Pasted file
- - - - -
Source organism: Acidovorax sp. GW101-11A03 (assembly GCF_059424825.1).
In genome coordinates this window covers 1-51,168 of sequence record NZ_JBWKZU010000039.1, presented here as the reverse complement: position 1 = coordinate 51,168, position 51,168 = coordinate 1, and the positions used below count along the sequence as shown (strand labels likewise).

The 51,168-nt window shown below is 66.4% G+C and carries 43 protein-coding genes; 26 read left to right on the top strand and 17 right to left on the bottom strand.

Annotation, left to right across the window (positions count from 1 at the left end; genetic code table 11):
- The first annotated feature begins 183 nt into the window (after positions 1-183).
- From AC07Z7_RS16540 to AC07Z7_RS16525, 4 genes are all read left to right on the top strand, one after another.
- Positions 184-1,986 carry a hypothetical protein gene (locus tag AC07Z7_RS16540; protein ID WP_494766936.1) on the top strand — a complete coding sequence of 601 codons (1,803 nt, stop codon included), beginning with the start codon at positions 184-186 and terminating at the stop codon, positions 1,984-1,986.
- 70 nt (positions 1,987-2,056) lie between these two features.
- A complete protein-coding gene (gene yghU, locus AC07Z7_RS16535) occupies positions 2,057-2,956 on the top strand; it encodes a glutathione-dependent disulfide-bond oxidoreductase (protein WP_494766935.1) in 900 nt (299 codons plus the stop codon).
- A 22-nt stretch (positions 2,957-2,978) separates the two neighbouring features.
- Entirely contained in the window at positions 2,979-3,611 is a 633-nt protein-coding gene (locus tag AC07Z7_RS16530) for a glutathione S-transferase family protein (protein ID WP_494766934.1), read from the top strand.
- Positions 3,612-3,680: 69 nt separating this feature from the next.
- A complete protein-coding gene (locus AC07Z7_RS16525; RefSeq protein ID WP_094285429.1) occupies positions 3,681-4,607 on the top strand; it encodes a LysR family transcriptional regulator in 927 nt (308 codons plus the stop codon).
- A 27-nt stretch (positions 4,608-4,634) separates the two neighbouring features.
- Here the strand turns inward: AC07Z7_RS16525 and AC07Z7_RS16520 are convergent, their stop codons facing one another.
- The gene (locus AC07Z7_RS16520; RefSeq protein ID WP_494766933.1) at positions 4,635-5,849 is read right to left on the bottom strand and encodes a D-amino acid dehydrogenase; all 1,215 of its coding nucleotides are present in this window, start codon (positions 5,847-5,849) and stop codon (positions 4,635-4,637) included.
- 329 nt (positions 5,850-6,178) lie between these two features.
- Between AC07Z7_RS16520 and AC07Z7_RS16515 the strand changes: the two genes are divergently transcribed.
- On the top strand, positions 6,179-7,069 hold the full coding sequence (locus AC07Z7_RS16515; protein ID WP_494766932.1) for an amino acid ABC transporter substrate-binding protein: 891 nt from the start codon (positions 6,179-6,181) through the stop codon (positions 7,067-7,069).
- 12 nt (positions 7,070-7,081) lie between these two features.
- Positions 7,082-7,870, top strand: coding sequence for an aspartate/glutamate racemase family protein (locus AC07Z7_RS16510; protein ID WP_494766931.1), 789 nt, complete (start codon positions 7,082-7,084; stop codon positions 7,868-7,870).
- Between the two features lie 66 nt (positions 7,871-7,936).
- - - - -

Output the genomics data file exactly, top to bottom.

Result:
Source organism: Acidovorax sp. GW101-11A03 (assembly GCF_059424825.1).
In genome coordinates this window covers 1-51,168 of sequence record NZ_JBWKZU010000039.1, presented here as the reverse complement: position 1 = coordinate 51,168, position 51,168 = coordinate 1, and the positions used below count along the sequence as shown (strand labels likewise).

The 51,168-nt window shown below is 66.4% G+C and carries 43 protein-coding genes; 26 read left to right on the top strand and 17 right to left on the bottom strand.

Annotation, left to right across the window (positions count from 1 at the left end; genetic code table 11):
- The first annotated feature begins 183 nt into the window (after positions 1-183).
- From AC07Z7_RS16540 to AC07Z7_RS16525, 4 genes are all read left to right on the top strand, one after another.
- Positions 184-1,986 carry a hypothetical protein gene (locus tag AC07Z7_RS16540; protein ID WP_494766936.1) on the top strand — a complete coding sequence of 601 codons (1,803 nt, stop codon included), beginning with the start codon at positions 184-186 and terminating at the stop codon, positions 1,984-1,986.
- 70 nt (positions 1,987-2,056) lie between these two features.
- A complete protein-coding gene (gene yghU, locus AC07Z7_RS16535) occupies positions 2,057-2,956 on the top strand; it encodes a glutathione-dependent disulfide-bond oxidoreductase (protein WP_494766935.1) in 900 nt (299 codons plus the stop codon).
- A 22-nt stretch (positions 2,957-2,978) separates the two neighbouring features.
- Entirely contained in the window at positions 2,979-3,611 is a 633-nt protein-coding gene (locus tag AC07Z7_RS16530) for a glutathione S-transferase family protein (protein ID WP_494766934.1), read from the top strand.
- Positions 3,612-3,680: 69 nt separating this feature from the next.
- A complete protein-coding gene (locus AC07Z7_RS16525; RefSeq protein ID WP_094285429.1) occupies positions 3,681-4,607 on the top strand; it encodes a LysR family transcriptional regulator in 927 nt (308 codons plus the stop codon).
- A 27-nt stretch (positions 4,608-4,634) separates the two neighbouring features.
- Here the strand turns inward: AC07Z7_RS16525 and AC07Z7_RS16520 are convergent, their stop codons facing one another.
- The gene (locus AC07Z7_RS16520; RefSeq protein ID WP_494766933.1) at positions 4,635-5,849 is read right to left on the bottom strand and encodes a D-amino acid dehydrogenase; all 1,215 of its coding nucleotides are present in this window, start codon (positions 5,847-5,849) and stop codon (positions 4,635-4,637) included.
- 329 nt (positions 5,850-6,178) lie between these two features.
- Between AC07Z7_RS16520 and AC07Z7_RS16515 the strand changes: the two genes are divergently transcribed.
- On the top strand, positions 6,179-7,069 hold the full coding sequence (locus AC07Z7_RS16515; protein ID WP_494766932.1) for an amino acid ABC transporter substrate-binding protein: 891 nt from the start codon (positions 6,179-6,181) through the stop codon (positions 7,067-7,069).
- 12 nt (positions 7,070-7,081) lie between these two features.
- Positions 7,082-7,870, top strand: coding sequence for an aspartate/glutamate racemase family protein (locus AC07Z7_RS16510; protein ID WP_494766931.1), 789 nt, complete (start codon positions 7,082-7,084; stop codon positions 7,868-7,870).
- Between the two features lie 66 nt (positions 7,871-7,936).